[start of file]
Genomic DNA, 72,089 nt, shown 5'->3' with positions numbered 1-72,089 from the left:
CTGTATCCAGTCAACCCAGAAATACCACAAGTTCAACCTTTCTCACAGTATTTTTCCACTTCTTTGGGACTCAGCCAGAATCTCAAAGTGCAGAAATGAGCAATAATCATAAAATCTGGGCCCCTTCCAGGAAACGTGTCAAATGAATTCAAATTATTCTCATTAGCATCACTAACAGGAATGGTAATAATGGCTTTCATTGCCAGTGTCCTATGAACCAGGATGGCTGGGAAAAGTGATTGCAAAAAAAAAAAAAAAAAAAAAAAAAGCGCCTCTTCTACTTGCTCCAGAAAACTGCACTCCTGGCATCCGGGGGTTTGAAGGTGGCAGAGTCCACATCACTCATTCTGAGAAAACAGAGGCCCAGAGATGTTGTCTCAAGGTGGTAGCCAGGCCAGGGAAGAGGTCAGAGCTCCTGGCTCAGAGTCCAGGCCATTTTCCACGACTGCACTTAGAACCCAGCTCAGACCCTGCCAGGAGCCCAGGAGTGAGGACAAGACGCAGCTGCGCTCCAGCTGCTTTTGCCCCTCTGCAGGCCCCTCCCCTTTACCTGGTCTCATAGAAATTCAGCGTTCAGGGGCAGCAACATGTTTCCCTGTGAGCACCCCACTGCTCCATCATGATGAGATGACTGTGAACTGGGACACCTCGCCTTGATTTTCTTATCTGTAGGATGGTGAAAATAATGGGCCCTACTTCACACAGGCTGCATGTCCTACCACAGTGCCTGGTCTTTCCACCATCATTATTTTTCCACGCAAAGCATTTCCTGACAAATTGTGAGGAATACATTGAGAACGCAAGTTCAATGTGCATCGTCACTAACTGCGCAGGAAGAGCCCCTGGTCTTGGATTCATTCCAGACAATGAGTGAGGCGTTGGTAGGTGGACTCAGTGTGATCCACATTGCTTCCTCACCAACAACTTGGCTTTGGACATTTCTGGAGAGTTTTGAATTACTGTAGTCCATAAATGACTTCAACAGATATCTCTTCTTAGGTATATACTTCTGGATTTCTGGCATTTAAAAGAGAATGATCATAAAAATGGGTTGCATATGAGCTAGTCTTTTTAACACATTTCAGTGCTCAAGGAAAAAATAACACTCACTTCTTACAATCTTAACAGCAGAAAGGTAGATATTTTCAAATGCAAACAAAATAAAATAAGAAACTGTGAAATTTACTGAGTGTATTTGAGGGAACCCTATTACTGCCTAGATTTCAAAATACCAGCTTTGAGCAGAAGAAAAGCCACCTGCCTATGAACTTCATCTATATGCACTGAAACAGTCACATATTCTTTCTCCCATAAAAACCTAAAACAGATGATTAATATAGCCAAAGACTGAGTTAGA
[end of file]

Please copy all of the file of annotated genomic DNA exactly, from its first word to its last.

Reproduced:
Genomic DNA, 72,089 nt, shown 5'->3' with positions numbered 1-72,089 from the left:
CTGTATCCAGTCAACCCAGAAATACCACAAGTTCAACCTTTCTCACAGTATTTTTCCACTTCTTTGGGACTCAGCCAGAATCTCAAAGTGCAGAAATGAGCAATAATCATAAAATCTGGGCCCCTTCCAGGAAACGTGTCAAATGAATTCAAATTATTCTCATTAGCATCACTAACAGGAATGGTAATAATGGCTTTCATTGCCAGTGTCCTATGAACCAGGATGGCTGGGAAAAGTGATTGCAAAAAAAAAAAAAAAAAAAAAAAAAGCGCCTCTTCTACTTGCTCCAGAAAACTGCACTCCTGGCATCCGGGGGTTTGAAGGTGGCAGAGTCCACATCACTCATTCTGAGAAAACAGAGGCCCAGAGATGTTGTCTCAAGGTGGTAGCCAGGCCAGGGAAGAGGTCAGAGCTCCTGGCTCAGAGTCCAGGCCATTTTCCACGACTGCACTTAGAACCCAGCTCAGACCCTGCCAGGAGCCCAGGAGTGAGGACAAGACGCAGCTGCGCTCCAGCTGCTTTTGCCCCTCTGCAGGCCCCTCCCCTTTACCTGGTCTCATAGAAATTCAGCGTTCAGGGGCAGCAACATGTTTCCCTGTGAGCACCCCACTGCTCCATCATGATGAGATGACTGTGAACTGGGACACCTCGCCTTGATTTTCTTATCTGTAGGATGGTGAAAATAATGGGCCCTACTTCACACAGGCTGCATGTCCTACCACAGTGCCTGGTCTTTCCACCATCATTATTTTTCCACGCAAAGCATTTCCTGACAAATTGTGAGGAATACATTGAGAACGCAAGTTCAATGTGCATCGTCACTAACTGCGCAGGAAGAGCCCCTGGTCTTGGATTCATTCCAGACAATGAGTGAGGCGTTGGTAGGTGGACTCAGTGTGATCCACATTGCTTCCTCACCAACAACTTGGCTTTGGACATTTCTGGAGAGTTTTGAATTACTGTAGTCCATAAATGACTTCAACAGATATCTCTTCTTAGGTATATACTTCTGGATTTCTGGCATTTAAAAGAGAATGATCATAAAAATGGGTTGCATATGAGCTAGTCTTTTTAACACATTTCAGTGCTCAAGGAAAAAATAACACTCACTTCTTACAATCTTAACAGCAGAAAGGTAGATATTTTCAAATGCAAACAAAATAAAATAAGAAACTGTGAAATTTACTGAGTGTATTTGAGGGAACCCTATTACTGCCTAGATTTCAAAATACCAGCTTTGAGCAGAAGAAAAGCCACCTGCCTATGAACTTCATCTATATGCACTGAAACAGTCACATATTCTTTCTCCCATAAAAACCTAAAACAGATGATTAATATAGCCAAAGACTGAGTTAGA